as a development of the Egyptian Research Account, with its centre at
University College, London.
A. H. Gardiner gives a good review of the progress of Egyptology,
1903-4, in the Zeitschrift d. Deutsch. Morgenldnd. Ges. lix. 209.
M. Seymour de Ricci has obtained 200 fragments of demotic ; amongst
these Prof. Spiegel-berg has identified part of an historical romance of
King Petubastis, the remainder of which was purchased by himself the
year before. Compfes Bendus, 1905, p. 218, 227.
Prof. W. Max Muller reports the results of his journey to Egypt.
O.L.Z. viii. 35.
A fragment of a hieroglyphic inscription bearing the name of Harsiese
has been found in a garden at Southport, England, and seems to have
created some stir locally. O.L.Z. viii. 73.
Mr. John Ward's new book, Our Sudan, its Pyramids and Progress,
contaiDS not a few illustrations of archaeological interest. Dr. Budge has
written a new edition of Cook's Handbook (reviewed in Man, 1905, no. 37).
Excavations and Explorations.
a. Work in 1903-4, including repairs, etc.
Mr. Garstang discovered at Hieraconpolis a predynastic cemetery lying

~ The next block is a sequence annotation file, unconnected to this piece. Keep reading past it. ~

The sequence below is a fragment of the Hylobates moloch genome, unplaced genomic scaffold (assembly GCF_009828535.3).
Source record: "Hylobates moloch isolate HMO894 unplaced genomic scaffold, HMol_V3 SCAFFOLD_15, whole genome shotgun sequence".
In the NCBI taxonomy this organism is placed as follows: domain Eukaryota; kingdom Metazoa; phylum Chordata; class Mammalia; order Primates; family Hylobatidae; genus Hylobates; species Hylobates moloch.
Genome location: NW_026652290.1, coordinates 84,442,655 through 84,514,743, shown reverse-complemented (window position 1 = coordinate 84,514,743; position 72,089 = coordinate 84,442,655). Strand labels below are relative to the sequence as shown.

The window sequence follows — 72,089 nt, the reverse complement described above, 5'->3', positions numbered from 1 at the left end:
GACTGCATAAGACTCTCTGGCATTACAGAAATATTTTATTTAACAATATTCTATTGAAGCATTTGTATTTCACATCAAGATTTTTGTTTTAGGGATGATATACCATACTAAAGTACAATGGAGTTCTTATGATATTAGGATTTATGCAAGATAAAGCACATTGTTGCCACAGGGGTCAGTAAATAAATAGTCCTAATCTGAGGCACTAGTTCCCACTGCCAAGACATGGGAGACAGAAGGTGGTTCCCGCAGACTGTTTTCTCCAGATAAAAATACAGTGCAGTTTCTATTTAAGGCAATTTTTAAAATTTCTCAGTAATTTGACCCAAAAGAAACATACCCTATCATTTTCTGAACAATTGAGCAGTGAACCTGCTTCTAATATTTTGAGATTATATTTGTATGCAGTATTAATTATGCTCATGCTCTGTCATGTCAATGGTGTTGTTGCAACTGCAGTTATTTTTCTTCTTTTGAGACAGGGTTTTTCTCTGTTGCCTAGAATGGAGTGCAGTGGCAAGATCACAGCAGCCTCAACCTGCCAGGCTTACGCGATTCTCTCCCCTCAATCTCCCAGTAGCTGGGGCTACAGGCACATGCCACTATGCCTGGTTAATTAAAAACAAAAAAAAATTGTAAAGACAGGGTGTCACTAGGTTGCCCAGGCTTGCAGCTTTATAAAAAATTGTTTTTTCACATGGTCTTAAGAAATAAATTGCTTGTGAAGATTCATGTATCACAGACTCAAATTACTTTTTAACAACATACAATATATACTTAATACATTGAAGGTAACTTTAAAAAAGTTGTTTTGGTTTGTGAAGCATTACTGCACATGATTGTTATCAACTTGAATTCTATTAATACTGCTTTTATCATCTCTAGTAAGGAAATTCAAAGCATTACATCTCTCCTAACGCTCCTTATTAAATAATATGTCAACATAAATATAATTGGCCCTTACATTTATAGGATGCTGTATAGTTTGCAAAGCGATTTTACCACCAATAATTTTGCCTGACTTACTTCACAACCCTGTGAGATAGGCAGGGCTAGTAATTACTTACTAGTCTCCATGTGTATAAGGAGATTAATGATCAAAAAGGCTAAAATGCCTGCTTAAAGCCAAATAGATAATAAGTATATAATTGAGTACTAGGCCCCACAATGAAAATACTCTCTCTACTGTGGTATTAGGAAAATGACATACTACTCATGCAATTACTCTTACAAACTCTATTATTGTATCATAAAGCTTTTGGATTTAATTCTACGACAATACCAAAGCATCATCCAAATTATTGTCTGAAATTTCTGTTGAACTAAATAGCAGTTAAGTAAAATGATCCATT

within and below the level of the great fortress of the Old Kingdom which
stands in the desert, and on the site of the town laid bare several houses
of the Illrd and earlier Dynasties. The dryness of the ground compelled
him to postpone further work there. The desert was explored tentatively
as far as Hissayeh, south of Edfu, but eventually the expedition settled at
Esneh, where work will be resumed this winter. The indications are those
of a necropolis of the Hyksos time. Some interesting examples of provincial
art were found, with some good monuments of the XXth Dynasty, including
a shrine of Apis. A detachment examined a likely spot at Negadeh,
returning with some interesting inscriptions. Mr. Harold Jones assisted
Mr. Garstang as before. (A brief report, with photographs of tomb remains
at Hieraconpolis, has appeared in Man, 1905, No. 79.)